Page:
Meagher JA then turned his mind to the operation of s 28(3) of the ActThis provision requires an inquiry as to the position the insurer would have been in if the relevant misrepresentation had not been made.  After a detailed analysis of the evidence given by Atradius’ employees, Meagher JA rejected the primary judge’s findings that, had the proposal form disclosed the payment plans, Atradius would not have issued the policy.

However, the proceedings were remitted back to the primary judge for consideration of the evidence in order to determine the true underwriting position.  The retrial is to take into account the reasons stated in the Court of Appeal.

Not surprisingly, given the findings regarding fraudulent misrepresentation, the Court of Appeal upheld that there was also no fraudulent breach of the duty of disclosure and similarly no entitlement to reduce Atradius’ liability to nil on that basis.

Barracking for Western Australia: adopting a broad approach to s 54

The Court of Appeal endorsed the primary judge’s conclusion that s 54 of the Act did not apply to prevent Atradius from refusing to pay Optus Mobile’s claim.  However, unlike the primary judge’s cursory treatment of s 54, the Court of Appeal undertook a comprehensive examination of the issues and corresponding case law.

Significantly, this is the first New South Wales decision addressing the judicial tension between the Queensland Court of Appeal decision in Johnson v Triple C Furniture & Electrical Pty Ltdand the Western Australian Court of Appeal decision in Highway Hauliers.  Following a careful analysisof the relevant dicta contained in both cases, Meagher JA was decisive in approving the broad interpretation enunciated in Highway Hauliers.  His Honour held:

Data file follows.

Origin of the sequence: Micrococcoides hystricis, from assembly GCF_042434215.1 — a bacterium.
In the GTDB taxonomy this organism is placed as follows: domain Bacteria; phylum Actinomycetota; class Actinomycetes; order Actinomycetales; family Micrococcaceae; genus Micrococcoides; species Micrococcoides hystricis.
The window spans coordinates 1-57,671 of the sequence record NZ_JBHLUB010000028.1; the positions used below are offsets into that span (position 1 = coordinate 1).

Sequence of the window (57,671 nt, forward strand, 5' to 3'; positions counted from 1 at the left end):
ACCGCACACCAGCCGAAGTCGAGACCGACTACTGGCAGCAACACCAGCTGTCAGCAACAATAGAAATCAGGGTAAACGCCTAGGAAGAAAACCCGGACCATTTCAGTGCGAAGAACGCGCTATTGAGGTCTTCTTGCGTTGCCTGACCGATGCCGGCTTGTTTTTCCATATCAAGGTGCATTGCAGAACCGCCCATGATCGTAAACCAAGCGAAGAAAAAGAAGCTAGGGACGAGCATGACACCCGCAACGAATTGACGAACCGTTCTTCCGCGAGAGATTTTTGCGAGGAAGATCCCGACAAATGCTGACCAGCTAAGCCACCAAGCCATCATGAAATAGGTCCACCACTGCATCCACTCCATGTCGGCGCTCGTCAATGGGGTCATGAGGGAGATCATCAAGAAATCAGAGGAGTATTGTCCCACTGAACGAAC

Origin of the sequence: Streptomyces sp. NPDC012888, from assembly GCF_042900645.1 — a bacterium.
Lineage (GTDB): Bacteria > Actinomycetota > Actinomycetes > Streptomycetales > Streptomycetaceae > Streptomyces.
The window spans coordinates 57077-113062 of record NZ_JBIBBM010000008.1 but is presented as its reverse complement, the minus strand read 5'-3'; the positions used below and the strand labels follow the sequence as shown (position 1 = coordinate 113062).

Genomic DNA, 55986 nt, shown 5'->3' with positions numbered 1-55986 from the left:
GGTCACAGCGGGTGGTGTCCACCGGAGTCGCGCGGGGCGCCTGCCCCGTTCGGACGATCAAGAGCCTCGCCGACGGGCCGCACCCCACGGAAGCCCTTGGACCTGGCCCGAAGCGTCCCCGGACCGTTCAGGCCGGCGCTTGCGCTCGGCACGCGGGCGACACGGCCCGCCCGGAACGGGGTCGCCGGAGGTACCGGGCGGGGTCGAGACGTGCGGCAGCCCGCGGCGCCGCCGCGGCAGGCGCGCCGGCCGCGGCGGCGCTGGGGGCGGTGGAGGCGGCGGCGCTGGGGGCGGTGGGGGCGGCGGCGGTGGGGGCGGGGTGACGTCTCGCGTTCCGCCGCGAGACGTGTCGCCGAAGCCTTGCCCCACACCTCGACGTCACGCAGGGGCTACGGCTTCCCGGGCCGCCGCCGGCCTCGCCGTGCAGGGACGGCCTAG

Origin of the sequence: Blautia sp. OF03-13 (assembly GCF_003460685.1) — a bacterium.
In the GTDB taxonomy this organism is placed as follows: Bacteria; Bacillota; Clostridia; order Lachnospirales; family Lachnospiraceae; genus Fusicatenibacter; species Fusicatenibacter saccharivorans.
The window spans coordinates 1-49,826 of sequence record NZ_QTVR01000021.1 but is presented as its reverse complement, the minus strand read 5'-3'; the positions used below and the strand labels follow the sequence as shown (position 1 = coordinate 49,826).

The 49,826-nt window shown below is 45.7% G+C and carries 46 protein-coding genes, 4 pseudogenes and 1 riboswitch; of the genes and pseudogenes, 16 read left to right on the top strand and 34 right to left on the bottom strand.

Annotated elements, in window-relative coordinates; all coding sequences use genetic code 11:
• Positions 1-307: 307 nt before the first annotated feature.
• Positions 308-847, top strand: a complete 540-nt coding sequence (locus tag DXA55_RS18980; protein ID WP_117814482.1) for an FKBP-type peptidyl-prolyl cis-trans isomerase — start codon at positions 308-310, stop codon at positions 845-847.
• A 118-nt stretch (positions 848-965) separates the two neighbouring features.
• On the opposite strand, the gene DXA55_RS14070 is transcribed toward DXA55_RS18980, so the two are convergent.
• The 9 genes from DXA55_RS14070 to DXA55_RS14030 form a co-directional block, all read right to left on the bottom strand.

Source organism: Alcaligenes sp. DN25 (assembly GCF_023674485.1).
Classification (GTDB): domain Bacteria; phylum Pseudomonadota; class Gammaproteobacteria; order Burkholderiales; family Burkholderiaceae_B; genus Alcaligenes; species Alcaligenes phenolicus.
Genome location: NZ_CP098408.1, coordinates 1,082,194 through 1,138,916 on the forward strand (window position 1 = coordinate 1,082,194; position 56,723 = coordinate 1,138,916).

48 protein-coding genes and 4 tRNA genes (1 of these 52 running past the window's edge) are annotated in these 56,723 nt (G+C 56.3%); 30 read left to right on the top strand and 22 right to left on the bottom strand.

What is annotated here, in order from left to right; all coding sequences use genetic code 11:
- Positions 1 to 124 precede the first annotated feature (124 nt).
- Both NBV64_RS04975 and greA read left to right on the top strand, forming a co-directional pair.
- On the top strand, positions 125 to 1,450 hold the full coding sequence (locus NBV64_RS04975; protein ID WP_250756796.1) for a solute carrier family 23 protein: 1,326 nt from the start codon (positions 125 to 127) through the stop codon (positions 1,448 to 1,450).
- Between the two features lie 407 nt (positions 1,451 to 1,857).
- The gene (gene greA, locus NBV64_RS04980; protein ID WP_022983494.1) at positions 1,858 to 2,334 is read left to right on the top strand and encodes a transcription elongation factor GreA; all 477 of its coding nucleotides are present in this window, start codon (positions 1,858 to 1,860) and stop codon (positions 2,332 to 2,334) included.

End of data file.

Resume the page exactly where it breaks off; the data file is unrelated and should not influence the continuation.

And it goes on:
In my respectful opinion, … [the primary judge in Johnson v Triple C Furniture & Electrical Pty Ltd] proceeded other than in accordance with the principles and approach stated in Australian Hospital Care and applied in Maxwell v Highway Hauliers.9

However, despite the broad application of s 54, the Court of Appeal held that the effect of the policy was that Atradius may refuse to pay Optus Mobile’s claim because it is in respect of a payment default falling outside the insuring provisions of the policy.  The reason for Atradius’ refusal to indemnify Optus Mobile was not its act in contracting with BXP on different terms or omission to do otherwise.  The Court of Appeal also held that there was no basis for disregarding the agreement of the parties as to the description of the relevant contract on the basis that to do otherwise would be to prefer form over substance.

Lessons to be learned

A welcome decision for insureds, the Court of Appeal has re-set the bar to clarify that honest but careless errors (even if reckless when viewed objectively) will not amount to fraud.  Where insurers allege fraudulent misrepresentation or non-disclosure, the court must inquire into the subjective state of mind of the maker of the statement.  Analysis of whether a person’s conduct is careless or reckless from an objective viewpoint is insufficient.

The decision may evidence a more insured focused manner of resolving disputes in relation to questions of misrepresentation and non-disclosure.

The Court of Appeal decision further supports a broad interpretation of section 54 of the Act, in line with the approach adopted in Highway Hauliers.  In doing so, the decision provides clarity regarding the conceptual difficulties faced in determining the application of the section.

The decision also provides guidance on the scope and application of sections 21, 27 and 28 of the Insurance Contracts Act.  In particular, the judgment addresses how these sections operate in a finding of misrepresentation and confirms that reducing liability to nil may not be readily accepted.